Media Day: Mainieri talks pitchers, unionization, starting battles, etc.

Paul Mainieri enters his eighth season as LSU's coach. (Patrick Dennis | The Advocate)

Paul Mainieri enters his eighth season as LSU’s coach. (Patrick Dennis | The Advocate)

In his eighth media day as LSU’s baseball coach, Paul Mainieri spoke strongly against college athletes unionizing, touched on a certain hotshot freshman pitcher, discussed position battles and his early-season schedule.

We’ve got it all in the below nuggets. Before we get to that, here are links to some video interviews from Friday’s media day:

  • First, that unionization stuff. Football players from Northwestern are beginning a movement to unionize college athletics. Asked about it, Mainieri strongly spoke out against the movement. His answer in full:

I coach a sport that has 11.7 scholarships and has 35 players on the roster. I get a little upset with players that are on full scholarship that think they are the reason all of the fans are coming to the games. The third-string long snapper who’s on a full ride, getting a $200,000 scholarship over five years isn’t getting paid enough? Please.

My kids are going out here and working hard every day and some of them aren’t even on scholarship and if they’re on scholarship, their families are having to pay well over half the cost. It’s amateur athletics. That’s the thing that makes college different than professional sports.

I’m just not in favor of unionization. I’m not in favor of paying athletes beyond the full scholarships. I think the kids that have full scholarships ought to be grateful to have that. It gives them a chance to have a lifetime of earning with a college degree with a great university. There’s a lot of value to that. I’m old-fashioned maybe. That’s the way I feel about it.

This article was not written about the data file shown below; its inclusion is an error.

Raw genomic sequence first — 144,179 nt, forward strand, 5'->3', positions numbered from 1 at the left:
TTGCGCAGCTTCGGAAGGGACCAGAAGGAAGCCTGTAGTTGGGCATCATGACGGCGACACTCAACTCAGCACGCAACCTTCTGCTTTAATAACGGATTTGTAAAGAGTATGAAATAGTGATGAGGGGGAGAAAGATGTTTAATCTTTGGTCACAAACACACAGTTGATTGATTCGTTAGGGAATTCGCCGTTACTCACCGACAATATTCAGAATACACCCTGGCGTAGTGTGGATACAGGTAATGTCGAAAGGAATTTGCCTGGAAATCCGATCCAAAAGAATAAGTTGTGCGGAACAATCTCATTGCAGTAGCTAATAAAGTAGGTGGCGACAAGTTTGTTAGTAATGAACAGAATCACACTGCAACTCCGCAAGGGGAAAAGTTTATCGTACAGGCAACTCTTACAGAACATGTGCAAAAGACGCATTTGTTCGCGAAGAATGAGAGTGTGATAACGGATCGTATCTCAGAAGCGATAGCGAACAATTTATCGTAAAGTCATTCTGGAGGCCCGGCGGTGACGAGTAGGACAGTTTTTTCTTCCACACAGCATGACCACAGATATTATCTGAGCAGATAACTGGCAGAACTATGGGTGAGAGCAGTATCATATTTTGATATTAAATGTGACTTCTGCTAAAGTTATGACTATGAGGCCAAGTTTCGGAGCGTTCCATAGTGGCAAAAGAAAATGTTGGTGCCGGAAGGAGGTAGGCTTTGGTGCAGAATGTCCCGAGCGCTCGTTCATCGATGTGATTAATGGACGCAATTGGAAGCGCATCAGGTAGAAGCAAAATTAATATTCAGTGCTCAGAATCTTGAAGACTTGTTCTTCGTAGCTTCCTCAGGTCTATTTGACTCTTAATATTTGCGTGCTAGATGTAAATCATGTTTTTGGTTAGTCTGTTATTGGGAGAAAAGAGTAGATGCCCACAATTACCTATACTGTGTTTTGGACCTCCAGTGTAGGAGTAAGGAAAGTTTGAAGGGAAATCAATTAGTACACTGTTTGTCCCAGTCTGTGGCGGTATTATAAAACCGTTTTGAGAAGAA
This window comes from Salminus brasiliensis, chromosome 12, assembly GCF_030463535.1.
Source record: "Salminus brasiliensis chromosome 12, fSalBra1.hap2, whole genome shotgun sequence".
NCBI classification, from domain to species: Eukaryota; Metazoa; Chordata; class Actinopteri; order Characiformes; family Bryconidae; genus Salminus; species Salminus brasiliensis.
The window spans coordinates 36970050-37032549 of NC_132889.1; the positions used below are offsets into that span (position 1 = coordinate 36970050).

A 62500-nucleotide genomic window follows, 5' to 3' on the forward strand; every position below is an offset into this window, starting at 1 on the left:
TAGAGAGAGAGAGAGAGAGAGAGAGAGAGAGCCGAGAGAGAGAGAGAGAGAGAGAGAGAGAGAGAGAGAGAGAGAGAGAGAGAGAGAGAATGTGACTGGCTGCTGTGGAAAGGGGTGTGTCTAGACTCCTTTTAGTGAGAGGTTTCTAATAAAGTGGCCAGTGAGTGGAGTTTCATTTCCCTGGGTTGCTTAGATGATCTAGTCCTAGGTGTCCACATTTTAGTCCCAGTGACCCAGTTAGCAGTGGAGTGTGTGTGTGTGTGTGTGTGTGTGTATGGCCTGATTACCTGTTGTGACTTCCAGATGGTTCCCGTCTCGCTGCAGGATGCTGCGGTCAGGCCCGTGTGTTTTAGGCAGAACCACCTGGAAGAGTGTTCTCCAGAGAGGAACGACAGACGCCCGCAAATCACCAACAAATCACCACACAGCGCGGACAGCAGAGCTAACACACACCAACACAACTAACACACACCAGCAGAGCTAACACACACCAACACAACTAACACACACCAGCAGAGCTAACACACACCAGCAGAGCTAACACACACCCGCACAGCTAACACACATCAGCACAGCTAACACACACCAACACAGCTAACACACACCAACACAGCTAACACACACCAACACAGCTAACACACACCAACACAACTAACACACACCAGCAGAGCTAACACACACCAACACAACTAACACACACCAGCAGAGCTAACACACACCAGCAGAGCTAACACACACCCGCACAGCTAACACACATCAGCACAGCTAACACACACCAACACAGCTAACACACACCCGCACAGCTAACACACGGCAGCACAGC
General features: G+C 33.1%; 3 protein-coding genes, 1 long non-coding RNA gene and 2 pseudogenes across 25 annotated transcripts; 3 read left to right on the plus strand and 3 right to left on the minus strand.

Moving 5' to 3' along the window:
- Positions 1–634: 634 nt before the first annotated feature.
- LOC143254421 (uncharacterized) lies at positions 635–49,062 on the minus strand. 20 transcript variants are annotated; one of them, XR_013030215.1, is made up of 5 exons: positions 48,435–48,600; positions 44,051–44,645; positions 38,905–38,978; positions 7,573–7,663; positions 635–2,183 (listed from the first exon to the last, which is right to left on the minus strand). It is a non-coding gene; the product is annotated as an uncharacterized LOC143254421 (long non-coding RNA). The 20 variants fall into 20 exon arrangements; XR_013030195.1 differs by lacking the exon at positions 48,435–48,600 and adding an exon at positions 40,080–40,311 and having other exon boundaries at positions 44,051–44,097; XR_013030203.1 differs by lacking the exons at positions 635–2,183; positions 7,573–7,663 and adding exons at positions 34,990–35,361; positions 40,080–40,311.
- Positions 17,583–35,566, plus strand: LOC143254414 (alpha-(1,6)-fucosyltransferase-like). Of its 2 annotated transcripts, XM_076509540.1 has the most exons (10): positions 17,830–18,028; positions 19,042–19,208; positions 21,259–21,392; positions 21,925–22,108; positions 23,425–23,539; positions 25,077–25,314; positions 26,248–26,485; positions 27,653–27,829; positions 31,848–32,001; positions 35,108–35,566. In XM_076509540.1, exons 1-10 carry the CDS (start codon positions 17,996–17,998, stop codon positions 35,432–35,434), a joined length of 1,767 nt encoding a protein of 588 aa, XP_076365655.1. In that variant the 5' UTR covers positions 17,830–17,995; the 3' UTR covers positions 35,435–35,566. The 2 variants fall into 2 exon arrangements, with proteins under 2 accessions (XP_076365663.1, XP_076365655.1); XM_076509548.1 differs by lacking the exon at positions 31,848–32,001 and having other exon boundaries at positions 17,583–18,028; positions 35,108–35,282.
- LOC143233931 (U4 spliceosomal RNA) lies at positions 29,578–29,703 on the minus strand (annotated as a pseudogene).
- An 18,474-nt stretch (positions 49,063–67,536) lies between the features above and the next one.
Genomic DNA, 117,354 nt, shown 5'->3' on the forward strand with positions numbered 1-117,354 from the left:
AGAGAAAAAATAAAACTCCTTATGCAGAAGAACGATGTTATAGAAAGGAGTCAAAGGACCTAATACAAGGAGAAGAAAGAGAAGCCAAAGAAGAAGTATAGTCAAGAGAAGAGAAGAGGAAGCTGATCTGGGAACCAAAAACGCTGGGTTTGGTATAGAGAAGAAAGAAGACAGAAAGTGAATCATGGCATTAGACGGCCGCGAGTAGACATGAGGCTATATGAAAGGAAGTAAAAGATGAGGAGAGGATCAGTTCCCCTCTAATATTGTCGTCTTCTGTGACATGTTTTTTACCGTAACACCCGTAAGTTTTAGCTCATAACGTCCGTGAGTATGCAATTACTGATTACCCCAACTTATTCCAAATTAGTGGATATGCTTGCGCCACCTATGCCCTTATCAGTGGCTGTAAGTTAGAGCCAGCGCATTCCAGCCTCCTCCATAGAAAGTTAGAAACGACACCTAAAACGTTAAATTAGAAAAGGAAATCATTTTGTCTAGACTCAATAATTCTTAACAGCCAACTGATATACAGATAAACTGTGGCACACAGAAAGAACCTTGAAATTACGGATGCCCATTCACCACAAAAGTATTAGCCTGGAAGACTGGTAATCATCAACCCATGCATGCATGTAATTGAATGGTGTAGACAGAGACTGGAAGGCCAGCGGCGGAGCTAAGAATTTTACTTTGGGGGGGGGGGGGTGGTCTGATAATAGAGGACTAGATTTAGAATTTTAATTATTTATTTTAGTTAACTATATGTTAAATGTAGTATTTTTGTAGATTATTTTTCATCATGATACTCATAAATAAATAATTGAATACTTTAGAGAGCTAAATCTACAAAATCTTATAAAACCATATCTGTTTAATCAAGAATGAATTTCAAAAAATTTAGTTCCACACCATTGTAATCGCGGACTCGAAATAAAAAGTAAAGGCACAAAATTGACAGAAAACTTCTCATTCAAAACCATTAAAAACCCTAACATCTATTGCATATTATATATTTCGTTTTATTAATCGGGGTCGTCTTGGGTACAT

I think this unionization thing would be a disaster.

  • To the players now… We mentioned a freshman pitcher being in the mix for a
    Jared Poche led Lutcher to a state title last season. (Patrick Dennis | The Advocate)

    Jared Poche led Lutcher to a state title last season. (Patrick Dennis | The Advocate)

    starting pitching gig in our intro. As we reported last week, that guy is Jared Poché, who’s in the group with Cody Glenn and Kyle Bouman competing for two spots – the No. 2/3 weekend starting slots. On Friday, Mainieri went further about Poché’s role with the team: “I think there’s a pretty good chance he’s going to be in our weekend rotation by the time we go to Vanderbilt (for the first SEC series in mid-March). He’s going to be a starting pitcher right out of the gate. He’s competing with Bouman and Glenn for those other two spots. I would not be surprised at all if Jared Poché emerges as a starter even as a freshman. Not a typical freshman.”

  • So what’s Poché say about this? Mainieri hasn’t really told Poché about his role. But we, the media, told him what Mainieri said. “That would be great,” Poché said, “to be able to pitch against a great team at Vanderbilt.”
  1. Glenn, Bouman and Poché continue to compete for two spots – the No. 2/3 starter roles behind ace Aaron Nola. The bullpen is a hodgepodge and that includes closer, an important position for the coach. He wants junior college transfer Brady Domanque for that role, but Domanque “hasn’t looked great” in practice of recent. Mainieri threw out names like Joe Broussard and Kurt McCune as other possible closer options, but the spot is “probably something that keeps me up at night,” Mainieri said. It’s clear Broussard and McCune will have big roles in the bullpen. They are “keys” to the pitching staff, Mainieri said.